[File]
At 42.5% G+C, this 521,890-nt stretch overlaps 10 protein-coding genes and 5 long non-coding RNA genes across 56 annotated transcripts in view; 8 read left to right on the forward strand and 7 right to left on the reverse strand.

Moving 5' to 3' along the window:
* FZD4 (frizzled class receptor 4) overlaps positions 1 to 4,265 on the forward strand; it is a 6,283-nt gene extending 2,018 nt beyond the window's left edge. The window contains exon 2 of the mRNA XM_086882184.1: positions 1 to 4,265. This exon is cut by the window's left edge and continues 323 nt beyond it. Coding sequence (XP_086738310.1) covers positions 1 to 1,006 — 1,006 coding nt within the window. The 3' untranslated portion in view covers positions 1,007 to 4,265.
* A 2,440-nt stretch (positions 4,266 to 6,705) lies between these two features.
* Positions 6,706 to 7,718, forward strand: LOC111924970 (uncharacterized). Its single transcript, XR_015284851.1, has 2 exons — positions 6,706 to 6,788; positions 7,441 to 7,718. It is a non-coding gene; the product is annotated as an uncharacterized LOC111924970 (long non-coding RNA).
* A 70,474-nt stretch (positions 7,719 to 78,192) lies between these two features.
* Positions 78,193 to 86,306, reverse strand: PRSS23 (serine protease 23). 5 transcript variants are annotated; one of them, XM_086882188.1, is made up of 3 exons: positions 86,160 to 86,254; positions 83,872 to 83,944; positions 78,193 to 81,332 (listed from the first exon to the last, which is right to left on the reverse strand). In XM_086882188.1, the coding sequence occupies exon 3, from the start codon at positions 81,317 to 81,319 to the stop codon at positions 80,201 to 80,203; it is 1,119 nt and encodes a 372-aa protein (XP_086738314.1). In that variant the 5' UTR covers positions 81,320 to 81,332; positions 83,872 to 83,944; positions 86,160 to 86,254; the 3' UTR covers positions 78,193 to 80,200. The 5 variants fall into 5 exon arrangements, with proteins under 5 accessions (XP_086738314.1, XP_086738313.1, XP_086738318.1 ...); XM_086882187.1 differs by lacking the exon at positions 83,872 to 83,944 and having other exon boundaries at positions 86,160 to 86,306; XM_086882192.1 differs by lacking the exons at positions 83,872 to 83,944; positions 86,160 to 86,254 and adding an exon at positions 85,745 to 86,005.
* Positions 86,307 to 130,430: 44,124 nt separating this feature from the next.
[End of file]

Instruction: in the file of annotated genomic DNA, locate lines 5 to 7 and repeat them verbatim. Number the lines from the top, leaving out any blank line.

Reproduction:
* Positions 6,706 to 7,718, forward strand: LOC111924970 (uncharacterized). Its single transcript, XR_015284851.1, has 2 exons — positions 6,706 to 6,788; positions 7,441 to 7,718. It is a non-coding gene; the product is annotated as an uncharacterized LOC111924970 (long non-coding RNA).
* A 70,474-nt stretch (positions 7,719 to 78,192) lies between these two features.
* Positions 78,193 to 86,306, reverse strand: PRSS23 (serine protease 23). 5 transcript variants are annotated; one of them, XM_086882188.1, is made up of 3 exons: positions 86,160 to 86,254; positions 83,872 to 83,944; positions 78,193 to 81,332 (listed from the first exon to the last, which is right to left on the reverse strand). In XM_086882188.1, the coding sequence occupies exon 3, from the start codon at positions 81,317 to 81,319 to the stop codon at positions 80,201 to 80,203; it is 1,119 nt and encodes a 372-aa protein (XP_086738314.1). In that variant the 5' UTR covers positions 81,320 to 81,332; positions 83,872 to 83,944; positions 86,160 to 86,254; the 3' UTR covers positions 78,193 to 80,200. The 5 variants fall into 5 exon arrangements, with proteins under 5 accessions (XP_086738314.1, XP_086738313.1, XP_086738318.1 ...); XM_086882187.1 differs by lacking the exon at positions 83,872 to 83,944 and having other exon boundaries at positions 86,160 to 86,306; XM_086882192.1 differs by lacking the exons at positions 83,872 to 83,944; positions 86,160 to 86,254 and adding an exon at positions 85,745 to 86,005.